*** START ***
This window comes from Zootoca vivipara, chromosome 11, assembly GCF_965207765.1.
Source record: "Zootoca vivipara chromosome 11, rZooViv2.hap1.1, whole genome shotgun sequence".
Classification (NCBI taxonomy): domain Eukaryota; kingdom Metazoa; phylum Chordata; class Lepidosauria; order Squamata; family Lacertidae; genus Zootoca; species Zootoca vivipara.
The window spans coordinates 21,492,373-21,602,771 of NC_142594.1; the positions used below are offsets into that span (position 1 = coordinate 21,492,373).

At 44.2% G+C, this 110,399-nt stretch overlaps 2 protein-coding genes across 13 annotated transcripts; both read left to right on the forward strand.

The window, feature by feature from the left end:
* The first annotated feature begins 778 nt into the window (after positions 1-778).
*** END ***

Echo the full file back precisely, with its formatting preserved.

This window comes from Zootoca vivipara, chromosome 11, assembly GCF_965207765.1.
Source record: "Zootoca vivipara chromosome 11, rZooViv2.hap1.1, whole genome shotgun sequence".
Classification (NCBI taxonomy): domain Eukaryota; kingdom Metazoa; phylum Chordata; class Lepidosauria; order Squamata; family Lacertidae; genus Zootoca; species Zootoca vivipara.
The window spans coordinates 21,492,373-21,602,771 of NC_142594.1; the positions used below are offsets into that span (position 1 = coordinate 21,492,373).

At 44.2% G+C, this 110,399-nt stretch overlaps 2 protein-coding genes across 13 annotated transcripts; both read left to right on the forward strand.

The window, feature by feature from the left end:
* The first annotated feature begins 778 nt into the window (after positions 1-778).